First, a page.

School of Physics Theoretical Condensed Matter Physics

Ultracold Gases

Collective quantum behaviours in macroscopic systems have revolutionised the modern world through the discovery of such fundamental phenomena as superconductivity and magnetism. The premise of our research program, outlined below, seeks to understand complex quantum condensed matter phases at the most fundamental level through the theoretical investigation of ultracold gases of neutral atoms.

A full list of the groups publications can be found here.

Dynamical properties of dilute gas Bose-Einstein condensates

CTAP

Since the first the first observation of the condensation of a dilute gas of bosonic atoms (1995) there has been an explosion of experimental and theoretical interest in this field. In most cases the interactions between the atoms can be modeled as a short range anisotropic interaction. Our theoretical work focuses on advancing our understanding of the dynamical properties of this fundamental state of matter. In particular, recent work has focused on the adiabatic transport properties of BECs in multi-well systems (an example of which is shown in the figure), the formation of vortex lattices, the Bragg reflection of BECs in optical lattices and the quantum reflection of BECs off silicon surfaces.

Properties of dilute gas dipolar Bose-Einstein condensates

Dipole
	Interation

One of the key recent developments in ultracold atom research has been the formation of BECs with significant dipole-dipole interactions. This long-range anisotropic interaction, the strongest allowed interaction between two neutral particles, significantly alters the fundamental properties of this highly correlated state of matter. Our current work focuses on the simulation of condensed matter phases with long-range interactions using dipolar BECs.

Fundamental properties of ultracold dipolar Fermi gases

In addition, to the study of ultracold Bose gases it is also possible to produce ultracold Fermi gases with significant dipolar interactions. As such we are currently developing new theoretical approaches to predict the properties of such systems, with particular focus on the formation of superfluid and quantum Hall phases.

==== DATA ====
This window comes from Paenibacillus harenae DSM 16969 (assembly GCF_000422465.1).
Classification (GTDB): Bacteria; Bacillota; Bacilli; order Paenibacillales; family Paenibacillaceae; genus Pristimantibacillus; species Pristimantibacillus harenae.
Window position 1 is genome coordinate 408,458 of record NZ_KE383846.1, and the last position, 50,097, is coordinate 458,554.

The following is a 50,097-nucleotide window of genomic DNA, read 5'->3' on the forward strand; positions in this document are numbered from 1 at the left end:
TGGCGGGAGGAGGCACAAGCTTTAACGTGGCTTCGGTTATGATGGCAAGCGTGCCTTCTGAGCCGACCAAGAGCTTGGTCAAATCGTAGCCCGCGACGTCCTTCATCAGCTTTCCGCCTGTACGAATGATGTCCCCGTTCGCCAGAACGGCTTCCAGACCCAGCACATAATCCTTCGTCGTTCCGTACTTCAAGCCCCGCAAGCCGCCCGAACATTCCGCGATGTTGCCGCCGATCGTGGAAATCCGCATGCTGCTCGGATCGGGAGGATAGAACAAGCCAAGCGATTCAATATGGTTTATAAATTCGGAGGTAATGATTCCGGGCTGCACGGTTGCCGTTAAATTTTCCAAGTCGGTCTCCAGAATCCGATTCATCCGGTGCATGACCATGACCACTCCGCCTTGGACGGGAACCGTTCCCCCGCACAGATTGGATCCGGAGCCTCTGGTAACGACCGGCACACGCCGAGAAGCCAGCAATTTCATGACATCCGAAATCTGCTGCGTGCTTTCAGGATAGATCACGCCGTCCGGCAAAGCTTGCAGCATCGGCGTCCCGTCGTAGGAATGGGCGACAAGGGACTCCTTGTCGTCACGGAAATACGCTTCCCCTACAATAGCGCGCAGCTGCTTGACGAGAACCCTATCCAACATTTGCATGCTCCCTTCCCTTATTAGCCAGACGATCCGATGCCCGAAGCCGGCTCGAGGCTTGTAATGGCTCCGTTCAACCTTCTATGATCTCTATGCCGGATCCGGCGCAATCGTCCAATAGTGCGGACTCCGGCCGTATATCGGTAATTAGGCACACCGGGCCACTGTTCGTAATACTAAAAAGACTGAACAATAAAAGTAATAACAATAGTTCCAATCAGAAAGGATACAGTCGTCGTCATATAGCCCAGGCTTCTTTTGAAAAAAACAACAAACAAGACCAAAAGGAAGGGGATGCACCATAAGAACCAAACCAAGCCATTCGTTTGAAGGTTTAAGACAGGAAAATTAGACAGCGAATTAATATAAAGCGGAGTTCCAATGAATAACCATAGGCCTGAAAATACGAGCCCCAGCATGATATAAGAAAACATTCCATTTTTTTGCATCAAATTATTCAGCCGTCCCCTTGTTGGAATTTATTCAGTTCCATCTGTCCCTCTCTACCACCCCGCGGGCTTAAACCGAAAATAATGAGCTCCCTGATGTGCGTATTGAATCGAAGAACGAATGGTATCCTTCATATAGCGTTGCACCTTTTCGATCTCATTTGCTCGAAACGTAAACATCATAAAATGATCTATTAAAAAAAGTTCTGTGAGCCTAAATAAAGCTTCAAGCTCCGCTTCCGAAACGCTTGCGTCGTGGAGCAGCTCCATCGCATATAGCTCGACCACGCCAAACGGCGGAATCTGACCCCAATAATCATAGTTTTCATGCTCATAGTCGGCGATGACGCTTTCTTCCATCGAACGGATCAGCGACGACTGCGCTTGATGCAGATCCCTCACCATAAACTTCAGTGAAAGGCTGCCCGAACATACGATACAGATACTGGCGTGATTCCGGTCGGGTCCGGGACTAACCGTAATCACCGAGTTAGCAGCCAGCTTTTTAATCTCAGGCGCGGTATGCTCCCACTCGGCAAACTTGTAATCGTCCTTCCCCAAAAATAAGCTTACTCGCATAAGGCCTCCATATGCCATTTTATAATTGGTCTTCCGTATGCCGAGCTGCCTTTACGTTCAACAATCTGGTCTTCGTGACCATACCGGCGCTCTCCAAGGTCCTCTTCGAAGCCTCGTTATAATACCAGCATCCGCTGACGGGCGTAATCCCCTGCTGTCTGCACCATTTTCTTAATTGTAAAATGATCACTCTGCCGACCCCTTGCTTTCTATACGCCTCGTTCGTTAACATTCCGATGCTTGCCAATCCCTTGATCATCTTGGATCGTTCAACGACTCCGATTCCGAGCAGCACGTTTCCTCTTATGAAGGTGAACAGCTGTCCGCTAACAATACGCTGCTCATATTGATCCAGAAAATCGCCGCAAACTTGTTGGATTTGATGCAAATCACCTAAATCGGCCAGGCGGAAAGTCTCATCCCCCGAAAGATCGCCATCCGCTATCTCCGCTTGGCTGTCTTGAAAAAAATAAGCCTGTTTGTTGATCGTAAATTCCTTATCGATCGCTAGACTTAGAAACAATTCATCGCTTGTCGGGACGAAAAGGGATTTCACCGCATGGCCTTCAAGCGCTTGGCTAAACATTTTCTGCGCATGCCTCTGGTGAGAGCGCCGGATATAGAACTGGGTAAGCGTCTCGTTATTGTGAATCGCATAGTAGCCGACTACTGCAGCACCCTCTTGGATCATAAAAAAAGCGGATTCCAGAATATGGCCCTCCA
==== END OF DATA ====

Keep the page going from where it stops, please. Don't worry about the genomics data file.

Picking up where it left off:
Recent Research Highlights

Dynamical instabilities in rotating dilute gas dipolar Bose-Einstein condensates.

R.M.W. van Bijnen et al., Physical Review Letters 2007

Under rotation, instabilities in the dynamics of a BEC can lead to the formation of a vortex lattice. We showed that dipolar interactions can significantly alter the regimes for which rotation can become unstable and as such at what rotation frequencies one would expect a vortex lattice to form.

Quantum Reflection of dilute gas Bose-Einstein condensates.

R.G. Scott et al., Physical Review Letters 2005

It is well known that a quantum particle can quantum reflect off a potential drop. As such it is possible, via the Casimir-Polder potential, to quantum reflect a BEC off a silicon surface. Initial experiments, by the group of Prof. W. Ketterle (MIT, USA), showed anomalously low reflection probabilities observed for a BEC quantum reflecting off a silicon surface. Our work showed that this anomalous result is directly related to the strength of the short range inter-particle interactions in the BEC.

Bragg reflection of dilute gas Bose-Einstein condensates.

R.G. Scott et al., Physical Review Letters 2003

One of the key developments of our modern understanding of materials is Bragg reflection. Our work, quantitatively describes the breakdown of BECs undergoing multiple Bragg reflections in a periodic optical lattice. We showed that the formation of solitons and vortices, in the BEC, at the point of Bragg reflection damp the Bloch oscillation amplitude. Our predictions were subsequently experimentally test by the group of Prof. E. Arimondo (Pisa, Italy).

Emergent Collective Behaviour in Biological Systems

An emergent behaviour can appear when a number of simple entities interact in an environment. Within the context of physics simple interactions can lead to such emergent behaviour as superconductivity, superfluidity and magnetism. However, in our everyday life we surrounded by many examples of emergent behaviour in biological systems, such as the flocking of birds, traffic flow and the behaviour of crowds. The primary aim of our research is to provide minimal models to describe such behaviour qualitatively. This enables us to suggest the dominant interactions underpinning such behaviour as flocking.

Flocking phenomenon in biological systems

Flocking

The concept of spontaneous flocking is familiar to us all. The world around us is teeming with examples of this emergent behaviour, from a flock of birds to a school of fish, a herd of wildebeest to a swarm of locusts. In physics, a flock can be defined as the coherent motion of a group of self-propelled particles emerging from a single set of interactions between the constituents of that group. Our research focuses on developing minimal models to describe the known properties of biological flocks. In particular, our recent work has focused on the difference between hard and soft core repulsion between the constituents of the flock in a system with open boundary conditions.

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